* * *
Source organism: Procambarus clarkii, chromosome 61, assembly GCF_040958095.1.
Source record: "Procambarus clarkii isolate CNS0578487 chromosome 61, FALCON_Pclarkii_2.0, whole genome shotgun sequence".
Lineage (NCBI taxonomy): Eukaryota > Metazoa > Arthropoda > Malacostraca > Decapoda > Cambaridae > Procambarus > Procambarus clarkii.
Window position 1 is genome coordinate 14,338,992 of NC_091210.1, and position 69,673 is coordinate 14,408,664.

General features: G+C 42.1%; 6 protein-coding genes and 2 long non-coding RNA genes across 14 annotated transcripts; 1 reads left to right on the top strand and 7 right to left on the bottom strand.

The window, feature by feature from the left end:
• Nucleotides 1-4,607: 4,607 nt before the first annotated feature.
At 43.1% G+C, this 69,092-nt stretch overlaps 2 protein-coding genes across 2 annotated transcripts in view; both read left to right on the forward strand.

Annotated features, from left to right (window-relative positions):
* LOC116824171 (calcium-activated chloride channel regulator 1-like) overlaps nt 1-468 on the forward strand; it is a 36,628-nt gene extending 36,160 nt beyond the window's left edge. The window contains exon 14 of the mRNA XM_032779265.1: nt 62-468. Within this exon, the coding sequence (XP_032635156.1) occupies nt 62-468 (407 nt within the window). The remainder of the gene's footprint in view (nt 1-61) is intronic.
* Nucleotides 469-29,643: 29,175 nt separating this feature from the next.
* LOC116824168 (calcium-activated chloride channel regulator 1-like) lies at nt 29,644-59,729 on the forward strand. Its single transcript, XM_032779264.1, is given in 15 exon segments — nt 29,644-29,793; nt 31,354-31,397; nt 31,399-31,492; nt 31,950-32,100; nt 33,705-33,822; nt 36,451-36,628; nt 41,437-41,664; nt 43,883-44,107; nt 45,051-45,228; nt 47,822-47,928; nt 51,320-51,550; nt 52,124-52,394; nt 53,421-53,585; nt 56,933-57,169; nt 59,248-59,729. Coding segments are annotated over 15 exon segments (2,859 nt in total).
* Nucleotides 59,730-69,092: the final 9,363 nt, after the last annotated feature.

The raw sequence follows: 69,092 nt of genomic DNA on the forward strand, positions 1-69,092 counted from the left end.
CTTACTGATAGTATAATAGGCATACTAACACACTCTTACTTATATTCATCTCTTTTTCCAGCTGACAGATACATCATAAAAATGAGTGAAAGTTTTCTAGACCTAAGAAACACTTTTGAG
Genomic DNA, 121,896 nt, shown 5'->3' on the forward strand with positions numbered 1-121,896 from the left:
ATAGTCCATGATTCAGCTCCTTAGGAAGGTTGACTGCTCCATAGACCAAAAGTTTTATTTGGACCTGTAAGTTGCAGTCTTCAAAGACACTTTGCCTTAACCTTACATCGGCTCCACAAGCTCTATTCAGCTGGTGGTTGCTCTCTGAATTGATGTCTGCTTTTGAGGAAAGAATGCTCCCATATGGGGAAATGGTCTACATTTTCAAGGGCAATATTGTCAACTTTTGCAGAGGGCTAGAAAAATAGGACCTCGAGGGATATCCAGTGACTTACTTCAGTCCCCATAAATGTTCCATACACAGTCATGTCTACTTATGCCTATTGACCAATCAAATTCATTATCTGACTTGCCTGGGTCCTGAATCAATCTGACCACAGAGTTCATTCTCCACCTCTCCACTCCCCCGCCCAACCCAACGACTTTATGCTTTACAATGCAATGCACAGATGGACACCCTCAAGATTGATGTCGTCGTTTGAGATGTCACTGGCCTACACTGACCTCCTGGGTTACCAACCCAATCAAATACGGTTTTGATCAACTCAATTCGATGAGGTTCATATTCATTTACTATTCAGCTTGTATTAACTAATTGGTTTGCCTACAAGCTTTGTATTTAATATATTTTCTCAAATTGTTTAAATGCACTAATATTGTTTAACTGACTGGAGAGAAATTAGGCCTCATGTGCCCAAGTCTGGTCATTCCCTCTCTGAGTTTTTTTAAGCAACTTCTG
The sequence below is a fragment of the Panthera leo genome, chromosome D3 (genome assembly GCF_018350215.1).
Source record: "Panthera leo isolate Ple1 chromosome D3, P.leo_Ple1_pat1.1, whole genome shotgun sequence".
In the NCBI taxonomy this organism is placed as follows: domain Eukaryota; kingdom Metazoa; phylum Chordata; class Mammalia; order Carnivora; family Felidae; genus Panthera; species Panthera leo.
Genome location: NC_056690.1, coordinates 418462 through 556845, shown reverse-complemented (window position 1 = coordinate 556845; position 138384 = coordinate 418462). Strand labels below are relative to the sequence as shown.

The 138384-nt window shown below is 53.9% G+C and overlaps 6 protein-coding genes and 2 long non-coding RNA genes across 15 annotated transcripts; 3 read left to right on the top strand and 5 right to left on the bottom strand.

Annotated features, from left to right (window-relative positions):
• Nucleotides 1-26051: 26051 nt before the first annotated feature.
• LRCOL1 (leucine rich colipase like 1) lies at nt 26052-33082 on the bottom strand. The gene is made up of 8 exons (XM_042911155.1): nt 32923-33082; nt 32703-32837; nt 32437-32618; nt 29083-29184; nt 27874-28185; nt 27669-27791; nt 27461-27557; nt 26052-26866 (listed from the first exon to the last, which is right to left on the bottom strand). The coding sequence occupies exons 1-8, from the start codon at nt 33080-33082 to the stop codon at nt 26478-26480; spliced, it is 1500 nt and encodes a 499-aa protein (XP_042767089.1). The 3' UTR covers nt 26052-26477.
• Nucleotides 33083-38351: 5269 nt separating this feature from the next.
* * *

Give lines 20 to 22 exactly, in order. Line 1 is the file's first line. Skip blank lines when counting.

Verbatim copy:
In the NCBI taxonomy this organism is placed as follows: domain Eukaryota; kingdom Metazoa; phylum Chordata; class Mammalia; order Carnivora; family Felidae; genus Panthera; species Panthera leo.
Genome location: NC_056690.1, coordinates 418462 through 556845, shown reverse-complemented (window position 1 = coordinate 556845; position 138384 = coordinate 418462). Strand labels below are relative to the sequence as shown.

The 138384-nt window shown below is 53.9% G+C and overlaps 6 protein-coding genes and 2 long non-coding RNA genes across 15 annotated transcripts; 3 read left to right on the top strand and 5 right to left on the bottom strand.